A few days in the abbey, no better waste of time

By 
  • January 3, 2012

Just before Christmas, I spent several days at the Benedictine monastery near Sherbrooke, Que.

Beforehand, and while travelling there, I wondered what exactly I was doing. The week before Christmas is a lively time in the city. There were plenty of concerts, gatherings, light shows, treats, sales. There were things to do to prepare for Christmas. That’s where the action would be. Where did I think I was going, and for what?

With non-refundable travel tickets, it was difficult to back out. A day’s journey, by several modes of transportation, taking me to a place I’d never been. I felt like a pilgrim.

It was a strange contrast, the quiet and order of the monastery, compared to the city’s swirl of activity. Stepping out in the city was like stepping right into a spinning, whirling top, in a mash of people, overloading the senses. Here, stepping alone out of the taxi into the dark, cold night was like losing all familiar reference points. A lighted, arched doorway was all I could see. Both frightening and intriguing.

I was ushered directly into Vespers in the vast abbey chapel, where 30 black-robed monks stood in quiet formation. Thirty unaccompanied voices were raised as one in the chapel’s stillness, singing ancient Gregorian chant in a language the world has forgotten. At that moment, still carrying the commerce and bustle of the place I’d just come from, I saw the strangeness of the place I’d just arrived in. Why were these men spending their lives in this way? To whom were they singing, and did anyone hear? Weren’t they throwing away their lives, which could better be spent raising children, building bridges, designing smartphone apps, buying and selling, getting and spending…

Surprisingly, surrounding me in the pews were women and men of all ages, some quite young. Had their parents coerced them into coming? Were they frustrated at having to spend their time here? During my time at the abbey, I realized these young people were here by their own volition, choosing to attend liturgies, not always able to keep silence (intermittent whispering and hidden laughter occurred), but participating willingly.

Later, I arranged to speak with one of the monks. He was chatty and likeable, talking about people he’d met over his forty-some years here, asking about my work and telling me I was blessed to do it.

Finally, I came to the point: “How do we know God’s will?”

He laughed: “I don’t know,” he said. “God is a big mystery.”

He told me his own experiences, how a vow of poverty led to looking after monastic finances, a vow of obedience led to having others obey him; how the story of his life unfolded through decades spent in this place, among these people, in this way. “You mean you know God’s will in the doing of it?” I suggested. He said, “Pray to the Holy Spirit. Pray to abandon yourself to God.” At home, I may not have managed it. Here, with little else to do but pray, surrounded by the prayers of the living and the dead, it came surprisingly easily.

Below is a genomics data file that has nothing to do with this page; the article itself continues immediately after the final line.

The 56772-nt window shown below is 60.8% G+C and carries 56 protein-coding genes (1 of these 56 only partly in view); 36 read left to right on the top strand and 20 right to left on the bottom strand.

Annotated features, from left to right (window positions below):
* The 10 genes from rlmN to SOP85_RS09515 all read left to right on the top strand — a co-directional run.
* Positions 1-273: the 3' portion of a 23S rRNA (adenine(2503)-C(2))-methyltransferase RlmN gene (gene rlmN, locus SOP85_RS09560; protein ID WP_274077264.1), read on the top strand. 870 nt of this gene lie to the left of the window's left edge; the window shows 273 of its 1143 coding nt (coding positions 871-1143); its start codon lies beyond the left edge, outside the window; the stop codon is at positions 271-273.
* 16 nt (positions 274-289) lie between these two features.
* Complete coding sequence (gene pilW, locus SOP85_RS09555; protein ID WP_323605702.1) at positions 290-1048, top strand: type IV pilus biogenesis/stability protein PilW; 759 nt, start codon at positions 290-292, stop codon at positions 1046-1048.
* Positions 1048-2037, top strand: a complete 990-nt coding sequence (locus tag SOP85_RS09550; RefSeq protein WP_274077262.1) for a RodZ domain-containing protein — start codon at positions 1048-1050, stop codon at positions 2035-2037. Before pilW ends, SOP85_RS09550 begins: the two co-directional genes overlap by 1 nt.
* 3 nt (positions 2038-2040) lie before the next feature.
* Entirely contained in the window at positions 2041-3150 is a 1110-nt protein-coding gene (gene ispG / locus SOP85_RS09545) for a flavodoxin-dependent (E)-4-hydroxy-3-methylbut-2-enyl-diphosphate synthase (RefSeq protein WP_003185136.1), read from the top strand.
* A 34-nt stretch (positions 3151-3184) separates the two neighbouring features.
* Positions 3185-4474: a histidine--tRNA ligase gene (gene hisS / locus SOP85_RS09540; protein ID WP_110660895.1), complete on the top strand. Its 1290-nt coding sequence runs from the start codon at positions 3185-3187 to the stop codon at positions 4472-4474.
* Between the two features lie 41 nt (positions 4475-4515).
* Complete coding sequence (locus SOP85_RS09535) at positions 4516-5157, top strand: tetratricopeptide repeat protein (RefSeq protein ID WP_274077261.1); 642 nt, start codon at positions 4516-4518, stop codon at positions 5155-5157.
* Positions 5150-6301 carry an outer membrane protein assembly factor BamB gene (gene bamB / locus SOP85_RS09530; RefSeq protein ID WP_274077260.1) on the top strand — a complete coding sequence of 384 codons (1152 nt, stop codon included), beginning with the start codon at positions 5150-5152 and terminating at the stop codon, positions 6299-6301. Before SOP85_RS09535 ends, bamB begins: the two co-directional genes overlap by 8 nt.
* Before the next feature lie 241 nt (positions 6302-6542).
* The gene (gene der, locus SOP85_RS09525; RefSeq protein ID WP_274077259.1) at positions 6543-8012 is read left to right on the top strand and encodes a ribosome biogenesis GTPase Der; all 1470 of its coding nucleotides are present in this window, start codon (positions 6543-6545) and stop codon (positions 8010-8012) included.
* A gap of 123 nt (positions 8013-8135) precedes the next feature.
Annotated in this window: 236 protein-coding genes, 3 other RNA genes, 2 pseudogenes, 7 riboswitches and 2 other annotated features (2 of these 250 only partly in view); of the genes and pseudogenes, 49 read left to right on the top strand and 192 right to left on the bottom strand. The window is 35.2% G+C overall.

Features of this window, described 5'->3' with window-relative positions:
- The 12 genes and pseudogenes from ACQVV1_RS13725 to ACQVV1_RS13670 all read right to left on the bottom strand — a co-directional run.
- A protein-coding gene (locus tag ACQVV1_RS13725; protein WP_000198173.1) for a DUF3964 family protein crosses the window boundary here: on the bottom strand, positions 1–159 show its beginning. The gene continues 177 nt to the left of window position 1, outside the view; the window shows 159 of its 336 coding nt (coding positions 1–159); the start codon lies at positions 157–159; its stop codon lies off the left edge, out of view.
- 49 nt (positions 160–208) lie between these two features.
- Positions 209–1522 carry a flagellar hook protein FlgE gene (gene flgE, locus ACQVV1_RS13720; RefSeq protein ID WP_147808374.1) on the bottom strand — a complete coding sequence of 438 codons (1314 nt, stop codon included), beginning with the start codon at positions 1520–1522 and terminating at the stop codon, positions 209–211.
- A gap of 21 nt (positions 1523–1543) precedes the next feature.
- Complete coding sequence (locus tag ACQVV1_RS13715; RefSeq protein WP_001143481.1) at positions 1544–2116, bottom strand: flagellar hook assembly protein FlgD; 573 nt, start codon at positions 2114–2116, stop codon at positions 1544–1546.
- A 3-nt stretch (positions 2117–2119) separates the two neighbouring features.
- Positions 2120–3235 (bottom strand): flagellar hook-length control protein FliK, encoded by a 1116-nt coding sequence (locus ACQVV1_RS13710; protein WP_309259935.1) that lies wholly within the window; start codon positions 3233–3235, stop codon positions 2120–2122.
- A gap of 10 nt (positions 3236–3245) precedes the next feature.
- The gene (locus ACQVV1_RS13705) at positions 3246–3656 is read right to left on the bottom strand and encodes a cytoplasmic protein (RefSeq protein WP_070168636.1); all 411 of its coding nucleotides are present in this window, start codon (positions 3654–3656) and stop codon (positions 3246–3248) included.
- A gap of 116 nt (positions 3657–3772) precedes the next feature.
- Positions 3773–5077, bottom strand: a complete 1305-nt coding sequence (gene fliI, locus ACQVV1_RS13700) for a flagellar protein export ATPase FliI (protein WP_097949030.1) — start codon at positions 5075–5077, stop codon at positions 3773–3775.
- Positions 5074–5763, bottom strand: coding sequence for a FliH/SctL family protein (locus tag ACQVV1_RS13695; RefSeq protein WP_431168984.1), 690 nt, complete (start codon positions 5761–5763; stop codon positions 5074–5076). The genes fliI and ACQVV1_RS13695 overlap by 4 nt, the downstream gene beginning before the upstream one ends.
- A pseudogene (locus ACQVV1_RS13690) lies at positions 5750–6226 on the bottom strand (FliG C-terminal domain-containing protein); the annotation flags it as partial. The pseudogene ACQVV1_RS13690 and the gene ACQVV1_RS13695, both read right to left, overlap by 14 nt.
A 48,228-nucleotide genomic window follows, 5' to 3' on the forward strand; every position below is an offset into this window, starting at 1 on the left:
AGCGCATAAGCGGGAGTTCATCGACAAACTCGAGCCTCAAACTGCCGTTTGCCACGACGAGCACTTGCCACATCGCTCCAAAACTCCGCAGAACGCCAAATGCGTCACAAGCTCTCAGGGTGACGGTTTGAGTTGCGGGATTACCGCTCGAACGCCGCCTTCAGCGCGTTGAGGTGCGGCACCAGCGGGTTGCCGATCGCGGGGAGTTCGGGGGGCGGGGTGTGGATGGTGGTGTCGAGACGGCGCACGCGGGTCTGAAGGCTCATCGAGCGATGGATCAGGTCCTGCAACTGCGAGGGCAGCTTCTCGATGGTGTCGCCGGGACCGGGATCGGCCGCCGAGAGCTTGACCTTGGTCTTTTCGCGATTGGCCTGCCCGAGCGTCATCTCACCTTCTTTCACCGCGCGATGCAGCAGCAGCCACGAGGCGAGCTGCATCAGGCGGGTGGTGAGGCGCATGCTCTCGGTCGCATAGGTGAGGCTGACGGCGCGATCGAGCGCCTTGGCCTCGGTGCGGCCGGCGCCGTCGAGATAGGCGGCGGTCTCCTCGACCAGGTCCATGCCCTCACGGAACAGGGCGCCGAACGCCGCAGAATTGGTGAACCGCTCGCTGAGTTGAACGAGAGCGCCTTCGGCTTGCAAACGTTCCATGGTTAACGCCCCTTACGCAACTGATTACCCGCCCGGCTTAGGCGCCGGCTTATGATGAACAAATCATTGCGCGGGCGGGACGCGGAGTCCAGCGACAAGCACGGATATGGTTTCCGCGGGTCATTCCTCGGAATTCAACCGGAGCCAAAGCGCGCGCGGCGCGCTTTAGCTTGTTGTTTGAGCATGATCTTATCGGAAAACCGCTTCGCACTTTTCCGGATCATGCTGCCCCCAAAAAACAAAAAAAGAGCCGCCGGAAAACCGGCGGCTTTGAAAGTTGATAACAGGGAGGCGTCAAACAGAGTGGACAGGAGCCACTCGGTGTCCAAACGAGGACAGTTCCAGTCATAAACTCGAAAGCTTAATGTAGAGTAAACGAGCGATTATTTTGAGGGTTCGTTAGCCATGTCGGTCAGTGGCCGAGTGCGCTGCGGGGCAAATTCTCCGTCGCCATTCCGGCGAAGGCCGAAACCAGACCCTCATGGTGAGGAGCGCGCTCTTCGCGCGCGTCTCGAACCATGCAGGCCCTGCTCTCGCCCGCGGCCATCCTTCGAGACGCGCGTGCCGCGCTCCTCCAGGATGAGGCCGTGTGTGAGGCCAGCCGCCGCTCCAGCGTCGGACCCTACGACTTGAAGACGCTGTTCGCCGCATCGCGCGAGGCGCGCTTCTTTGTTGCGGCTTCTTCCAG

How odd to seek self-abandonment when we’re mostly told to get in control of our lives. How dangerous, to let go into the darkness of faith.

Prayer takes us into dangerous waters; but it also takes us through them, to places we’d never otherwise go. In the doing, as my monk-friend suggested, we learn God’s will for us — which we can’t if we merely follow our own strategic planning, without immersing ourselves in prayer. The Abbey is now in its centenary year, founded 1912. Its birth came out of tragedy: in 1901, when Benedictine monks were driven out of France, the monks from Saint-Wandrille abbey decided to establish a new foundation in Quebec. They sent five men. The fledgling community was almost destroyed when its dynamic leader, Dom Vannier, drowned in the lake just two years after their arrival. Eventually the parent community was allowed to return to France; the Canadian monastery became independent.

Having survived so much and more during these hundred years, the Abbey’s monks continue to sing the Psalms daily, wasting their lives praying, working, receiving guests. Thomas Merton, writing in an American Cistercian monastery during the Second World War, wondered if such pockets of prayer kept humanity from blowing itself up.

Today Canada is sustained by several contemplative monasteries, including three Benedictine ones. I wonder if it’s the voice of prayer raised in the Abbey, in the annual Week of Prayer for Christian Unity (Jan. 18-25), in the hearts of all who cry out to God, that anchors our world and gives it hope amidst doubt, stress and confusion.

And helps us to hear, deep in the veiled and lidded nooks of our heart (where we usually prefer not to go), these eternally spoken, completely personal and intimate words: “You are loved.”

I can’t think of a better waste of time.

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